Please check back with a core developer before you commit such (or any) changes, especially when they make the build process more complicated. The library is supposed to be built on a mingw linux system, its nice you “somehow” managed to build it but it has to be built on that system, too. Furthermore capital methods are against the java conventions. This change will not be kept as it is.

I only modified a few simple lines in the cpp/h files, and that did not complicate the build process. It was a matter of getting it to build on my local machine that was complicated. It was built on a MinGW linux system and the process should not have changed at all for your system.

I’m not sure what you mean by “capital methods are against the java conventions” and if you must make changes, all that I ask is the “m_flags” are still made available at the Java level, so programmers like myself can modify them.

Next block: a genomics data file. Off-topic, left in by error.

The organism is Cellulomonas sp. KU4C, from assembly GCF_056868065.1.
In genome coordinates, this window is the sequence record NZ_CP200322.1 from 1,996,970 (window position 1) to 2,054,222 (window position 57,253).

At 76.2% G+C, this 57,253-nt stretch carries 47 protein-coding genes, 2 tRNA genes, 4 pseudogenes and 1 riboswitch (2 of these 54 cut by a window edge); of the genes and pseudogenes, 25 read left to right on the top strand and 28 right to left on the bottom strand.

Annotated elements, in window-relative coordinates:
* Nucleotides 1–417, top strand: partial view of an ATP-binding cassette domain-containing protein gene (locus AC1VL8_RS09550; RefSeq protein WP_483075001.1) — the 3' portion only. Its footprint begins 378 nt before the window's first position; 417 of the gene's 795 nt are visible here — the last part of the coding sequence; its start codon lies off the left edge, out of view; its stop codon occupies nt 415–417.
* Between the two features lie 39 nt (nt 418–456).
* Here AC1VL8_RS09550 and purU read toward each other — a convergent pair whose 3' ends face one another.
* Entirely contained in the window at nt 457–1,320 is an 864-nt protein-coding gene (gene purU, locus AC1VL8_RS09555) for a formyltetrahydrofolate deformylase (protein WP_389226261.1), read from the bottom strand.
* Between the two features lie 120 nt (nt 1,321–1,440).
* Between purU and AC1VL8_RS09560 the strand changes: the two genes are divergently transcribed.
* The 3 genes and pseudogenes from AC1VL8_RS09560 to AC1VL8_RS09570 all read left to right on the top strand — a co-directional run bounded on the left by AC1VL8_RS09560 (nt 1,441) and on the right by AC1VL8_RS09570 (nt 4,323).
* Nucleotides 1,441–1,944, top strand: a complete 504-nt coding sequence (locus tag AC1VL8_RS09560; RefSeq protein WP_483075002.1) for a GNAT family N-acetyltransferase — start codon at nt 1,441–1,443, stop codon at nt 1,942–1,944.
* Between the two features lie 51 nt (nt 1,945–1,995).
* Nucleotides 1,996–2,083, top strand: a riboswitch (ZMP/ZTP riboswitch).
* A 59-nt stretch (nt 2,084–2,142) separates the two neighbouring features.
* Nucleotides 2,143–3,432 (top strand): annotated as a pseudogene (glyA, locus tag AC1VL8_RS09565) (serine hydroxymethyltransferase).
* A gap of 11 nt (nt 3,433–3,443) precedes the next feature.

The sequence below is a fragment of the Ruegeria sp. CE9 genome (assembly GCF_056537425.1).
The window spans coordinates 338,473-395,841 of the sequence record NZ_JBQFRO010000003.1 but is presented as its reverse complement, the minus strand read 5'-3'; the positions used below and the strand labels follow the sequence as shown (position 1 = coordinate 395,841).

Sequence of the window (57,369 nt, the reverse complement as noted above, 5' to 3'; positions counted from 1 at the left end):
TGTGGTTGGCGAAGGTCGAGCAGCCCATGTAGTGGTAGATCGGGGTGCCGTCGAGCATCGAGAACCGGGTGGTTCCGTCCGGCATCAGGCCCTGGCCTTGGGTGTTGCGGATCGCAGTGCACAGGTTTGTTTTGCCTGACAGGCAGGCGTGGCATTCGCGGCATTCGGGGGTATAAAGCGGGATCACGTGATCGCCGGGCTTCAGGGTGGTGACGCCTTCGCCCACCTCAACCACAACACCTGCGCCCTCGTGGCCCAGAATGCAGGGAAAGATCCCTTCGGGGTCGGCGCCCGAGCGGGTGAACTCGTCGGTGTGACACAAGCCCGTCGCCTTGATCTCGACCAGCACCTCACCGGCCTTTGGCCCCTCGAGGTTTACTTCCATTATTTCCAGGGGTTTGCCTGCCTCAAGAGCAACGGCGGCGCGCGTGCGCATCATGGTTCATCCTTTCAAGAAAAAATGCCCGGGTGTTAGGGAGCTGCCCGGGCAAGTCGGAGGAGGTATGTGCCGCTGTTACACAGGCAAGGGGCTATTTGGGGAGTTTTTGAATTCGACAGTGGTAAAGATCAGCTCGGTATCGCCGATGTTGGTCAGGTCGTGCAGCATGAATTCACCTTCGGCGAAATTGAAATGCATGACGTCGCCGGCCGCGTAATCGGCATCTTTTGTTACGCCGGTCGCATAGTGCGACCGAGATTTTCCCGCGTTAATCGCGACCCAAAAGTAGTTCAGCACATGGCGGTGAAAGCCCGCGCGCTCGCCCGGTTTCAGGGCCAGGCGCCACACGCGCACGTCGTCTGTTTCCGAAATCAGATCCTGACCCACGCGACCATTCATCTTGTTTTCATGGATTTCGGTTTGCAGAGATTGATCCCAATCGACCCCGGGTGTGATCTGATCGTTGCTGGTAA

Yes, all I ask of you is that you check back before you commit changes.

OK, understandable. What changes, if any, would you like to see in the current commits that retain the same functionality?

I didn’t make my mind up on how exactly configuration for the PhysicsSpace will happen in the future, I try to avoid coarse disparity between the native and java versions as much as possible so there will probably be an external class encapsulating such things to be passed to the physics space. So you can just switch the configuration for the PhysicsSpace instead of rewriting your application to fit a new API as with your added methods here. So if you want to keep this as it is I suggest keeping it local to your build, thanks for the information though.

P.S. In java methods generally start with a lower case letter, if you intend to contribute to open source projects I suggest sticking to that pattern.